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US Episcopals divided over homosexuality

October 20, 2003

LONDON — U.S. Episcopalians who oppose plans to consecrate the first openly gay bishop next month said Friday they will form an independent network of conservative churches, even as Anglican leaders try to find ways to ease tensions. A split in the American church appears inevitable.

Evangelicals have grown alienated from their denomination over three decades of debate about homosexuality and also are angered that some Episcopal bishops have been allowing blessing ceremonies for gay couples.

Bishop Robert Duncan of Pittsburgh, a leading U.S. evangelical, said he and other conservatives feel they have enough support from Anglican Communion leaders - called primates - to move forward with a realignment of the Episcopal Church, which is the U.S. branch of Anglicanism.

The 37 primates concluded a two-day emergency summit on homosexuality Thursday by warning that the Rev. V. Gene Robinson's scheduled consecration Nov. 2 as bishop of the Diocese of New Hampshire will "tear the fabric" of their global association of churches.

Robinson said in a statement Thursday that he will not give up the position.

The leaders acknowledged they had no power to directly intervene in the U.S. denomination since each Anglican province is self-governing, but they did ask all the churches in the 77 million-member communion to make "adequate provision" for members who disagree with ordaining gays.

Liberals said the statement was favorable for the church, because it contained no formal rebuke of Robinson's election and did not create a separate structure for conservatives.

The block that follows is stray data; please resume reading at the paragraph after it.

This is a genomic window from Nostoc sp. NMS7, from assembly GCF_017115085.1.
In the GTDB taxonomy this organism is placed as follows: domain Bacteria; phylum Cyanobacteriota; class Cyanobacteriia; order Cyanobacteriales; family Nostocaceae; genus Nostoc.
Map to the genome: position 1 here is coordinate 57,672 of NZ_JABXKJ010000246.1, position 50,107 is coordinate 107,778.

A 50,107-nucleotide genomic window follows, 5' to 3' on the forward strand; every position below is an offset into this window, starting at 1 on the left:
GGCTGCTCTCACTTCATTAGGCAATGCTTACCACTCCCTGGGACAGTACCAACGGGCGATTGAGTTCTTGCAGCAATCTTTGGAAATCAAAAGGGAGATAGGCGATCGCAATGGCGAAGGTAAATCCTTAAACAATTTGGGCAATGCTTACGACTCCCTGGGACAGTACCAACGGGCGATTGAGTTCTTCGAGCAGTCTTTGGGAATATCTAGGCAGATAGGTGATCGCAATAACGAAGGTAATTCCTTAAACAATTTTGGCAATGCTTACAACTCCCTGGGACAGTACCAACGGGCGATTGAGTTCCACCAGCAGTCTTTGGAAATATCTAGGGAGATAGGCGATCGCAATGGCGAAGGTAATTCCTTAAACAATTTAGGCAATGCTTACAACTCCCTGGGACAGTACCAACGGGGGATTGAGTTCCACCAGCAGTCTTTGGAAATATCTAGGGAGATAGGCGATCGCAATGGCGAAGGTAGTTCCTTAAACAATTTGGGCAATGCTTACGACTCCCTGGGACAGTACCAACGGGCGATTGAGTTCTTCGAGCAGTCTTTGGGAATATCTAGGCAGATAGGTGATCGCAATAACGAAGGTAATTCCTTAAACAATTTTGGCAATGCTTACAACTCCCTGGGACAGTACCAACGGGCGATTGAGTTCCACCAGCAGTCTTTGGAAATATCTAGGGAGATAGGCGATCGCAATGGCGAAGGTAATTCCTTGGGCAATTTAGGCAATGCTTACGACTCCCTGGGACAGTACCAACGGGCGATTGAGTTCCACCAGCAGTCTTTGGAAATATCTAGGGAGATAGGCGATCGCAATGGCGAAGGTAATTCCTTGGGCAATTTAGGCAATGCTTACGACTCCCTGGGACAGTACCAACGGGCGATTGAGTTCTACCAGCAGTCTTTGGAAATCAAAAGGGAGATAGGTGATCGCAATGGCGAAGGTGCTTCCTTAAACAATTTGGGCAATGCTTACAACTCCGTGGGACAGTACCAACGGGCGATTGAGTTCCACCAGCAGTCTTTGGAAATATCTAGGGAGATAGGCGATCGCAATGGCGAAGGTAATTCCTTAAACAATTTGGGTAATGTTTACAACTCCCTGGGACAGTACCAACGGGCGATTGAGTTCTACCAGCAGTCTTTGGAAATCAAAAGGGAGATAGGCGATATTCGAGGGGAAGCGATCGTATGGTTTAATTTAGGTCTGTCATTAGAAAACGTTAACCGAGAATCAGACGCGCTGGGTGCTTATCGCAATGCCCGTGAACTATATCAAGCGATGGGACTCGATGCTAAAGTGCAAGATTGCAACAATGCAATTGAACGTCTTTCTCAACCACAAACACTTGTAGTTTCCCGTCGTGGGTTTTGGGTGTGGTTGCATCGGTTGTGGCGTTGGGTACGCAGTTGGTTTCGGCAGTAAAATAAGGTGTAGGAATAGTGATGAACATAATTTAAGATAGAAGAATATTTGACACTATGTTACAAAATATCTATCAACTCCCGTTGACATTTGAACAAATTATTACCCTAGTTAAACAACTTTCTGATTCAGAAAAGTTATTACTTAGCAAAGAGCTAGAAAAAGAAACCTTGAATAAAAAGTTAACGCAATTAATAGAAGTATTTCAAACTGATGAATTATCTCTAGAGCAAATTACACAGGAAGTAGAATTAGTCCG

But evangelicals said the wording signaled they can separate from Episcopal leaders and remain within Anglicanism. Conservatives began this process two weeks ago in Dallas, where 2,700 traditionalists, organized by the American Anglican Council, gathered to discuss strategy.

"We could not have asked for a better description of what we wanted," Duncan said. "We're beginning to form a network so that we can operate together. There are parishes in every state in the union that would want to be allied with and provided for by a bishop that they believe is teaching the faith. They would not want to be part of a diocese where same-sex blessings take place." Duncan said conservatives met Friday morning with Archbishop of Canterbury Rowan Williams, the spiritual head of the communion, to discuss their plans.

U.S. conservatives also will share ideas with like-minded Canadian bishops at a meeting this month, Duncan said. The Diocese of New Westminster in Vancouver, British Columbia, has authorized blessing ceremonies for same-sex unions and was a topic of the primates' meeting.

The head of the Episcopal Church, Presiding Bishop Frank Griswold, was returning Friday to the United States and could not be reached for comment, said Dan England, a national Episcopal spokesman. But England said Griswold was "concerned about losing the conservative voice" in the denomination of 2.4 million people.

"He thinks it makes the church poorer," England said.

A walkout would likely also spark costly legal battles over who owns billions of dollars of church property and other assets.

Departing conservatives want to hold onto parish buildings but they expect a fight from national leaders.

After Griswold emerged from the primates' meeting Thursday night, he said he intended to be in New Hampshire for Robinson's consecration - but he said "anything could happen" before then.

Asked if he would urge Robinson to withdraw, Griswold said: "I might do many things."

However, the Rev. Peter Moore, an evangelical and head of the Trinity Episcopal School for Ministry in Pennsylvania, said a split will occur even if Robinson stands down. He noted that the U.S. church allows bishops to decide whether to permit same-sex blessings in their dioceses and no one expects that policy to change.

"I think the atmosphere of distrust between conservatives and liberals, for want of a better term, is so great at this point, I really can't see our getting together," Moore said in a phone interview. "I think this is a church-breaking issue." – Sapa-AP

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